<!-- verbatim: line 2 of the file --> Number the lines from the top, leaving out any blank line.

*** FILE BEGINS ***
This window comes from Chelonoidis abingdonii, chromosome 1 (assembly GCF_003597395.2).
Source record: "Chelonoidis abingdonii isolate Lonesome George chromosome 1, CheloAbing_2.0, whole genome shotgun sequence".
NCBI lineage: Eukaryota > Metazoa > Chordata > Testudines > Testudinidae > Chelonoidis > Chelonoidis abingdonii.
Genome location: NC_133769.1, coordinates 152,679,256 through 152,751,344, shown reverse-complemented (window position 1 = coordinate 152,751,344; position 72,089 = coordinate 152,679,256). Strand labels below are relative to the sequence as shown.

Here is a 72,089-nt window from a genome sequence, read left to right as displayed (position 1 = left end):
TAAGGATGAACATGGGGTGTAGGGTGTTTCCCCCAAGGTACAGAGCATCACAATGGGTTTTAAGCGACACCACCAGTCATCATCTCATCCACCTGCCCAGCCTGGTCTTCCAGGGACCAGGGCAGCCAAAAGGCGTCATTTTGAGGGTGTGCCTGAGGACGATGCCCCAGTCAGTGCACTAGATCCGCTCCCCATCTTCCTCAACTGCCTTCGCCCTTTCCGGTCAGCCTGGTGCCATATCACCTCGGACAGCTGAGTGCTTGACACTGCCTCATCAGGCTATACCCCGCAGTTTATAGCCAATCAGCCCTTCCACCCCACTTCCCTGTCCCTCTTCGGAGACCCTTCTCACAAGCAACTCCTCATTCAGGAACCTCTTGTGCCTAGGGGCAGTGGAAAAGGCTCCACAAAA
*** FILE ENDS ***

Source record: "Chelonoidis abingdonii isolate Lonesome George chromosome 1, CheloAbing_2.0, whole genome shotgun sequence".